John Deere Power Systems shows entire Interim Tier 4/Stage III B diesel engine lineup
Emissions regulations begin Jan. 1, 2011 for 130 kW (174 hp) and above engines and require a 90-percent reduction in diesel particulate matter (PM) and a 50-percent reduction in nitrogen oxide (NOx) from previous Tier 3/Stage III A requirements. The Interim Tier 4/Stage III B regulation effective date for 56 kW (75 hp) to 130 kW (174 hp) engines is Jan. 1, 2012.
For engines 56 kW (75 hp) and above, John Deere will start with its PowerTech Plus Tier 3/Stage III A in-line, 4- and 6-cylinder engine platform — which includes cooled exhaust gas recirculation (EGR) for NOx control — and add an exhaust filter for reducing PM. These engines will feature full-authority electronic controls, a four-valve cylinder head, a high-pressure fuel system, turbocharging and an air-to-air aftercooling system.
Engines between 56 kW (75 hp) and 129 kW (173 hp), will be available in 4.5L and 6.8L displacements and will be equipped with either a wastegate or variable geometry turbocharger depending upon the size of the engine.
Compared to John Deere’s larger engines, models between 56 kW (75 hp) and 129 kW (173 hp) will feature smaller exhaust filters that can be engine-mounted or remote-mounted for increased flexibility. Engines in this power range will use an in-cylinder dosing system, while John Deere’s 130 kW (174 hp) and above engines use an external dosing system.
John Deere engine models 130 kW (174 hp) and above include the 6.8L, 9.0L and 13.5L displacements.
Engine models and ratings include:
· PowerTech PWX 4.5L: 56 kW – 91 kW (75 hp – 122 hp)
· PowerTech PVX 4.5L: 93 kW – 129 kW (125 hp – 173 hp)
· PowerTech PVX 6.8L: 104 kW – 129 kW (140 hp – 173 hp)
· PowerTech PVX 6.8L: 138 kW – 187 kW (185 hp – 250 hp)
· PowerTech PSX 6.8L: 168 kW – 224 kW (225 hp – 300 hp)
· PowerTech PVX 9.0L: 187 kW – 224 kW (250 hp – 300 hp)
· PowerTech PSX 9.0L: 242 kW – 317 kW (325 hp – 425 hp)
· PowerTech PSX 13.5L: 298 kW – 448 kW (400 hp – 600 hp)
John Deere was the first engine manufacturer to widely commercialize cooled EGR and variable geometry turbocharger (VGT) technologies in off-highway applications, introducing them in 2005 with the start of Tier 3/Stage III A regulations. Since then, John Deere asserts that it has accumulated significant operating hours with these technologies in off-highway applications and has established a proven field record of reliability.
“Our lineup of John Deere Interim Tier 4/Stage III B engines will deliver the performance, reliability, durability and low operating costs our customers have come to expect from our engines,” said John Piasecki, director of worldwide marketing, sales and customer support for JDPS, in a press release.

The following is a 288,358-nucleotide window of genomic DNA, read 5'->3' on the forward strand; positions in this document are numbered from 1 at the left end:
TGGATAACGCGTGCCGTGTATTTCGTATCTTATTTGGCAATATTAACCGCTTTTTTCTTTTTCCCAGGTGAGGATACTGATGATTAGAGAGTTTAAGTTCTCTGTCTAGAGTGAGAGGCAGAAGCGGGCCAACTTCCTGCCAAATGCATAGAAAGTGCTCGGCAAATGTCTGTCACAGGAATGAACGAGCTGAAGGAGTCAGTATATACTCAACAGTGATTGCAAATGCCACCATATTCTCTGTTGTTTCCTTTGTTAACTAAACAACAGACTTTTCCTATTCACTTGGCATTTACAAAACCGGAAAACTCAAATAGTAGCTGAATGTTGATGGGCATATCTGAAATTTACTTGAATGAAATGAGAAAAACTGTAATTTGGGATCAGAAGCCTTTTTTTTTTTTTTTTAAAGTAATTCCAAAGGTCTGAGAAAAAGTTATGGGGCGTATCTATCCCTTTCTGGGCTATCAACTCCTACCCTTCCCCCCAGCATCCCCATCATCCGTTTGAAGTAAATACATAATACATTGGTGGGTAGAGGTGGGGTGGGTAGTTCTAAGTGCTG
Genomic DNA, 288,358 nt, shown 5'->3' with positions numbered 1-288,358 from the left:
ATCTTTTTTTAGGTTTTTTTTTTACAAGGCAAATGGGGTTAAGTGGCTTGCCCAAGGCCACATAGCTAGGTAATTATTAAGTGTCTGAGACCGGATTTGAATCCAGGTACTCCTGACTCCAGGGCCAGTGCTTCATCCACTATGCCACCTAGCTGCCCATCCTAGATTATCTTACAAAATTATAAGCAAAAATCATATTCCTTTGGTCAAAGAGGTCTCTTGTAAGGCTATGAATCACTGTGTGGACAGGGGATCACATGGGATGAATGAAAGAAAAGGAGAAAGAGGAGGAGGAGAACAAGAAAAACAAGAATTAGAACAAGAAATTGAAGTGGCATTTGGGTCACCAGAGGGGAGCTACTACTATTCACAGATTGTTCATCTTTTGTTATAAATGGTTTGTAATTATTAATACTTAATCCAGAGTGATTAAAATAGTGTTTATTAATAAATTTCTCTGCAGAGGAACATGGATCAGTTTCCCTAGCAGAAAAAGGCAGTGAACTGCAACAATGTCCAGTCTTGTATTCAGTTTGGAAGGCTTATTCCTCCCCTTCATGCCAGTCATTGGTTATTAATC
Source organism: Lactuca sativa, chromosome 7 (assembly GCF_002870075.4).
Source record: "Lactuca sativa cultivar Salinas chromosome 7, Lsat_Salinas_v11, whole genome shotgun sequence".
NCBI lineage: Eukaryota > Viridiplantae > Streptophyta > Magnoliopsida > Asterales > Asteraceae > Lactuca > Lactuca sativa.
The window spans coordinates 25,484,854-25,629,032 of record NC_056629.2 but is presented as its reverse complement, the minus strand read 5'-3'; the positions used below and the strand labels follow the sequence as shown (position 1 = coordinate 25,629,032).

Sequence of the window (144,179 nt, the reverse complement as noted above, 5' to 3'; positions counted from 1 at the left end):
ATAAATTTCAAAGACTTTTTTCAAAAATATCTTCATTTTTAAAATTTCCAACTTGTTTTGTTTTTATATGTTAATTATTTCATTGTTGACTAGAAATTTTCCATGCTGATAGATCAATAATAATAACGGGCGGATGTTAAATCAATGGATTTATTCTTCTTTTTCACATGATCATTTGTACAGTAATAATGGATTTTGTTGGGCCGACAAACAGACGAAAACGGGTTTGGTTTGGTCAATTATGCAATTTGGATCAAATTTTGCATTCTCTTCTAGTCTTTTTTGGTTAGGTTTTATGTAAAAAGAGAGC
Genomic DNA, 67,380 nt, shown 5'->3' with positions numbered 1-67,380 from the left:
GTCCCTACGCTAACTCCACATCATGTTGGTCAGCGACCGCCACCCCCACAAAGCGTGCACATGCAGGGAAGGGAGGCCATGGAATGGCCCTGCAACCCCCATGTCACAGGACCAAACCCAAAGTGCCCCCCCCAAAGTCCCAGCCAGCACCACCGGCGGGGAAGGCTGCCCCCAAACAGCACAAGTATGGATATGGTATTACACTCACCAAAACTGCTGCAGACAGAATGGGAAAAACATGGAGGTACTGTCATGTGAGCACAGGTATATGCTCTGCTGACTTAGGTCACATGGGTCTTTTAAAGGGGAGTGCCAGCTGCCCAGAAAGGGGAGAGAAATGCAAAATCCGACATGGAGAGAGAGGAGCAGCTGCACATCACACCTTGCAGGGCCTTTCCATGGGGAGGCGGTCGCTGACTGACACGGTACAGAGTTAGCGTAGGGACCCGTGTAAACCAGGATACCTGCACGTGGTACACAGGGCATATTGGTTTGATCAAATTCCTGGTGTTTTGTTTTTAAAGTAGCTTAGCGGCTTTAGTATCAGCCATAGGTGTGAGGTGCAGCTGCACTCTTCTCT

With their 56 kW (75 hp) and above Interim Tier 4/Stage III B engines featuring cooled EGR and VGT technologies, John Deere expects to maintain fuel-economy levels similar to those achieved with their Tier 3/Stage III A engines. John Deere’s cooled EGR engines operate efficiently with ultra low-sulfur diesel as well as biodiesel blends, providing owners and operators with optimal performance and fuel-choice flexibility.
“We achieved best-in-class fuel economy with many of our Tier 3/Stage III A engines. Other engine manufacturers are just now announcing the use of these technologies in their off-highway Interim Tier 4/Stage III B product offerings,” Piasecki said.
In choosing a solution for Interim Tier 4/Stage III B, John Deere elected not to use selective catalytic reduction (SCR). John Deere’s cooled EGR and exhaust filter approach provides OEMs and end-users a proven solution with the best total fluid economy. The single-fluid approach of cooled EGR means owners and operators won’t have to incur the cost of diesel fuel plus the additional cost for diesel exhaust fluid (DEF) required by SCR systems. “For Interim Tier 4/Stage III B, we’re not only looking at fuel economy, we’re taking into consideration total fluid consumption,” Piasecki said.
Also, operation of John Deere’s cooled EGR solution does not require operator intervention. The operator doesn’t have to deal with the cost and hassle of a second fluid. SCR may be an appropriate technology for the future, when the technology is more developed for off-highway applications; however, it is not necessary for Interim Tier 4/Stage III B.
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